China Begins Delivering ‘Rafale Challenger’ J-10C Fighter Jets To Pakistan? New Images Take Social Media By Storm

Images of what is claimed to be Pakistan’s first two J-10C multi-role fighter jets have surfaced on social media. Islamabad is reportedly acquiring the Chinese-made aircraft in response to India’s purchase of Rafale jets. 

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The first squadron of 25 J-10Cs, the latest variant of China’s J-10, is likely to arrive soon, as previous reports said that these jets will perform a flypast at the Pakistan Day parade on  March 23, 2022. The single-engine medium-weight fighters are being acquired to modernize the Pakistan Air force (PAF).

The order is crucial for the Chinese aerospace sector because it’s the first time the J-10 has been sold outside of China. The images were purportedly shot at the Chengdu Aircraft Corporation’s (CAC) factory in Sichuan province. A jet with the PAF insignia is seen taking a test flight.

The serial numbers 22-102 and 22-106 are also visible in the close-ups, implying that at least two aircraft are being tested. 

Equipped With WS-10B Engine

China is putting a lot of effort to reduce its reliance on Russian engines. One of the J-10s seen in the picture appears to be equipped with a Chinese-made WS-10B Taihang engine. The J-10A and J-10B variants are powered by the Russian AL-31F engine.

A few images doing the rounds on Twitter in December showed several rows of J-10s in CAC’s assembly line, fuelling speculation that they were destined for Pakistan. China has not made any official announcements about the Pakistani order yet. 

J-10C Fighter Jet

Pakistan’s Interior Minister, Sheikh Rashid, told reporters in Rawalpindi on December 29 that a squadron of 25 Chinese-made “JS-10” planes would perform a flypast at the Pakistan Day parade on March 23. According to the ministry, the Chinese jets are being acquired in “reaction to India’s Rafale jets”. 

Previous reports suggested that Pakistan was set to purchase 36 J-10C semi-stealth 4.5 generation aircraft from China, but neither side has confirmed this so far. However, there is no clarity on why this number has been reduced to 25.

These aircraft will join Pakistan’s existing fleet of JF-17 fighter jets, which were jointly developed by Beijing and Islamabad as part of a large-scale program.

China and Pakistan are also producing the latest JF-17 Block III version, which features a new active electronically scanned array (AESA) radar, a helmet-mounted display, beyond-visual-range (BVR) missiles, as well as other improvements.

Chengdu 10 (via Wikipedia Commons)

PAF pilots were introduced to the J-10 as part of the Shaheen series of joint Sino-Pakistani exercises. The J-10C is far more advanced in terms of aerodynamics and avionics than the JF-17 and is a considerably bigger jet with a higher payload.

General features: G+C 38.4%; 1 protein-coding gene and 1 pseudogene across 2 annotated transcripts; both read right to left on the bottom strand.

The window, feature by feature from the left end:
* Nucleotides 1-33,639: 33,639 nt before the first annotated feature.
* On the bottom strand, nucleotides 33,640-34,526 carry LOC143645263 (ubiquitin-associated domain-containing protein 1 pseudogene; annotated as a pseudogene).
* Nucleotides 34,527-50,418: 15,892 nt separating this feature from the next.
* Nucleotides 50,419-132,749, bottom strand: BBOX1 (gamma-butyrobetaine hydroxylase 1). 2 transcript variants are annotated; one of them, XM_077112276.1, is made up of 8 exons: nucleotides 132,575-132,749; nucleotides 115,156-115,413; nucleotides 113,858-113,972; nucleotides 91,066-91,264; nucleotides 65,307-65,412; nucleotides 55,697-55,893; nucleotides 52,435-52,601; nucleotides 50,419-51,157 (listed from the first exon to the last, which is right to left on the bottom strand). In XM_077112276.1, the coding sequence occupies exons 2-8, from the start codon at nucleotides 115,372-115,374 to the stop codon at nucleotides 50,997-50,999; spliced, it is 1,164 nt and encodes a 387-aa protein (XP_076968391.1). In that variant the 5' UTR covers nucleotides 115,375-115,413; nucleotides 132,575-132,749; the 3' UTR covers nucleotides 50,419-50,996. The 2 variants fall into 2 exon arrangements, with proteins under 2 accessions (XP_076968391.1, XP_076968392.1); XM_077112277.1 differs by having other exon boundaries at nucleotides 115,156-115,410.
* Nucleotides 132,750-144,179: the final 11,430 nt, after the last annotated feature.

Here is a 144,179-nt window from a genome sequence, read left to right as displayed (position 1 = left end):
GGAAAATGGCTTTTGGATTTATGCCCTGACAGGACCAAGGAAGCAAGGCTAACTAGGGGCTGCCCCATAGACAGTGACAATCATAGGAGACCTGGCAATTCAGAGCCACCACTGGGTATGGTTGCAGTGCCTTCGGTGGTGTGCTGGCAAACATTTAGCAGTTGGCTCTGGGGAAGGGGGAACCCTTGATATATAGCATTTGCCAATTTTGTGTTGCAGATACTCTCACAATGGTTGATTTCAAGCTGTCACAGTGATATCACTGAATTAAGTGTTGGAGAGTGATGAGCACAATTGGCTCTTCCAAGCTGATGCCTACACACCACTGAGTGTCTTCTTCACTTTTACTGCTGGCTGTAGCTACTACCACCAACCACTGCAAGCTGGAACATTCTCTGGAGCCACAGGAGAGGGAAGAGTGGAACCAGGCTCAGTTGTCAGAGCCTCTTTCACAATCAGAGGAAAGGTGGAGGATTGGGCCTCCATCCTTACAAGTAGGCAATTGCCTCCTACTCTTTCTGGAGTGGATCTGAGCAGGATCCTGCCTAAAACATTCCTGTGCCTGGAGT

An infrared search and track and laser rangefinder dome in front of the cockpit and a glass cockpit with a wide-angle holographic head-up display are salient features of the J-10C. 

The diverterless supersonic inlet used on the J-10B has been retained on the new variant. The new AESA radar is housed in the radome and will work with the same active-radar-guided PL-15 air-to-air missiles that the PAF has previously purchased for its latest JF-17 Block III fighters. These missiles have a dual-pulse motor that provides them a longer range 

J-10C To Counter India’s Rafale?

It is said that Pakistan’s decision to buy J-10s is to counter its key regional adversary, India. The Indian Air Force will soon receive the last of the 36 Rafale fighters ordered from France. Furthermore, the country is looking to procure 114 multi-role fighters.

The 4.5-generation Rafale has a number of advantages over the J-10, including improved all-around performance, advanced avionics, electronic warfare systems, and a potentially wider range of weaponry, including ramjet-powered Meteor BVR missiles.

IAF Rafale. (Wikimedia Commons)

Nonetheless, by purchasing a similar ‘4.5 generation’ fighter, PAF is trying to remain as modern as possible. The blend of modern sensors and weapons such as AESA and PL-15 missiles could give PAF J-10C an advantage over other fighter jets in IAF’s inventory.

Considering China-Pakistan’s hostile relations with India, it’s possible that the PAF J-10s could be modified to carry airborne nuclear weapons in the near future. At present, PAF Mirage jets are tasked with such missions, although they are in urgent need of replacements.